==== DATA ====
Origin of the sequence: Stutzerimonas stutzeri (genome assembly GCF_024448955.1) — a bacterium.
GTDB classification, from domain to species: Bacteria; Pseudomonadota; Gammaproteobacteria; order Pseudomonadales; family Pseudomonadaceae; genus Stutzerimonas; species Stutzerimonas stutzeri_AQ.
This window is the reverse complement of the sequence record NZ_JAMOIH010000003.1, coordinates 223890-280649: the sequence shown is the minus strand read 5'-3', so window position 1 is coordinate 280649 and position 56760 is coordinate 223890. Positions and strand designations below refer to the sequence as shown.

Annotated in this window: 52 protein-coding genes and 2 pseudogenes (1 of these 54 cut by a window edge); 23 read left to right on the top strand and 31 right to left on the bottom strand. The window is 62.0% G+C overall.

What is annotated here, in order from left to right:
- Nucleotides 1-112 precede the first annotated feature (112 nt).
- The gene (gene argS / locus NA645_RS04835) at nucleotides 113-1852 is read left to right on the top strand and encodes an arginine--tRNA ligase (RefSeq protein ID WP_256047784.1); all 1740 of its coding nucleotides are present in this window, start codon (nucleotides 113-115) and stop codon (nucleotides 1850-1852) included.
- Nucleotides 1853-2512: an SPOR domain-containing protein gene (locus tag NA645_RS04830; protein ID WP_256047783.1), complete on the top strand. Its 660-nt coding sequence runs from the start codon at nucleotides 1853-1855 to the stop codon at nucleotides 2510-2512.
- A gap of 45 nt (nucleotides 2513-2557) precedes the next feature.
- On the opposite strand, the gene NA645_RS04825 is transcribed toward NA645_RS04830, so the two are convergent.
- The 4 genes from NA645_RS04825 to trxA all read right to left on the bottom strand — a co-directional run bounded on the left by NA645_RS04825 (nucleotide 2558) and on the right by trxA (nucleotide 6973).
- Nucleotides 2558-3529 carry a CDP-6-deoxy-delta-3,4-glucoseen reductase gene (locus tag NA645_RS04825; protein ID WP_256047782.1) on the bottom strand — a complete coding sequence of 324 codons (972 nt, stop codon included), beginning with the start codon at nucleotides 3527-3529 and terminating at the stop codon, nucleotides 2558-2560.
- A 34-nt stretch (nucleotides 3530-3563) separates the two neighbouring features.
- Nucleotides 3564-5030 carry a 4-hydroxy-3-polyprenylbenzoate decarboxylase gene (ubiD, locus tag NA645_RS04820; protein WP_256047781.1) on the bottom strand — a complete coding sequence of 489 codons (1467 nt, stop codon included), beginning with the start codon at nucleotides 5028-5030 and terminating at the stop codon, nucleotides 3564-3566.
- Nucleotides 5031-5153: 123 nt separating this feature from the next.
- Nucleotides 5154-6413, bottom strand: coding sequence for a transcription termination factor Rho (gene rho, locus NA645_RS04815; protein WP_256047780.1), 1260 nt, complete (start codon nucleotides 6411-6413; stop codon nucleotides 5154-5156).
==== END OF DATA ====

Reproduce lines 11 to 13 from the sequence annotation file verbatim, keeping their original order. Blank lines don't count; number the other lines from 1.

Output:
- The 4 genes from NA645_RS04825 to trxA all read right to left on the bottom strand — a co-directional run bounded on the left by NA645_RS04825 (nucleotide 2558) and on the right by trxA (nucleotide 6973).
- Nucleotides 2558-3529 carry a CDP-6-deoxy-delta-3,4-glucoseen reductase gene (locus tag NA645_RS04825; protein ID WP_256047782.1) on the bottom strand — a complete coding sequence of 324 codons (972 nt, stop codon included), beginning with the start codon at nucleotides 3527-3529 and terminating at the stop codon, nucleotides 2558-2560.
- A 34-nt stretch (nucleotides 3530-3563) separates the two neighbouring features.